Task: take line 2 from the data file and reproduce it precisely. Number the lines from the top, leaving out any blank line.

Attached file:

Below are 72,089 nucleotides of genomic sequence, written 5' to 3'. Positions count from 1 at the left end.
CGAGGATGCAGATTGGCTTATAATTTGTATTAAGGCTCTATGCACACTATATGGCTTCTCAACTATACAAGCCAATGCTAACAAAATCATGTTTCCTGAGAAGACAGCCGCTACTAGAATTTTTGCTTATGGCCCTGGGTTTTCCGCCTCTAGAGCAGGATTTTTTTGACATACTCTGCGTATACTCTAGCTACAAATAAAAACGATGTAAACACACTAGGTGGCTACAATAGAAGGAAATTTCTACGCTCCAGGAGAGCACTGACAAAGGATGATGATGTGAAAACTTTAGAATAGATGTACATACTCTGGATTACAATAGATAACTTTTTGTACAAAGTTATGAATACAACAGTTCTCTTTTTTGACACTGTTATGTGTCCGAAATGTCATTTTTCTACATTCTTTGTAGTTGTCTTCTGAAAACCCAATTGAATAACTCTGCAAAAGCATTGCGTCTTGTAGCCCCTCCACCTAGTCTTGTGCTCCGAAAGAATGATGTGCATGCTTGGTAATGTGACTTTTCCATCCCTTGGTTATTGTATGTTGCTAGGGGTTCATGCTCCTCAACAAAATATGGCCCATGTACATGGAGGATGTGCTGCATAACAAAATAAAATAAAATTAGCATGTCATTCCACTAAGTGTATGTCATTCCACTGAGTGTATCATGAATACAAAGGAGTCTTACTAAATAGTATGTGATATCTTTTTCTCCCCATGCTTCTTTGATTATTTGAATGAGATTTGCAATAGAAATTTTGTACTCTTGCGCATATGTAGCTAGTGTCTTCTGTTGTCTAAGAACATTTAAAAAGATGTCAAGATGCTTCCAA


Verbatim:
CGAGGATGCAGATTGGCTTATAATTTGTATTAAGGCTCTATGCACACTATATGGCTTCTCAACTATACAAGCCAATGCTAACAAAATCATGTTTCCTGAGAAGACAGCCGCTACTAGAATTTTTGCTTATGGCCCTGGGTTTTCCGCCTCTAGAGCAGGATTTTTTTGACATACTCTGCGTATACTCTAGCTACAAATAAAAACGATGTAAACACACTAGGTGGCTACAATAGAAGGAAATTTCTACGCTCCAGGAGAGCACTGACAAAGGATGATGATGTGAAAACTTTAGAATAGATGTACATACTCTGGATTACAATAGATAACTTTTTGTACAAAGTTATGAATACAACAGTTCTCTTTTTTGACACTGTTATGTGTCCGAAATGTCATTTTTCTACATTCTTTGTAGTTGTCTTCTGAAAACCCAATTGAATAACTCTGCAAAAGCATTGCGTCTTGTAGCCCCTCCACCTAGTCTTGTGCTCCGAAAGAATGATGTGCATGCTTGGTAATGTGACTTTTCCATCCCTTGGTTATTGTATGTTGCTAGGGGTTCATGCTCCTCAACAAAATATGGCCCATGTACATGGAGGATGTGCTGCATAACAAAATAAAATAAAATTAGCATGTCATTCCACTAAGTGTATGTCATTCCACTGAGTGTATCATGAATACAAAGGAGTCTTACTAAATAGTATGTGATATCTTTTTCTCCCCATGCTTCTTTGATTATTTGAATGAGATTTGCAATAGAAATTTTGTACTCTTGCGCATATGTAGCTAGTGTCTTCTGTTGTCTAAGAACATTTAAAAAGATGTCAAGATGCTTCCAA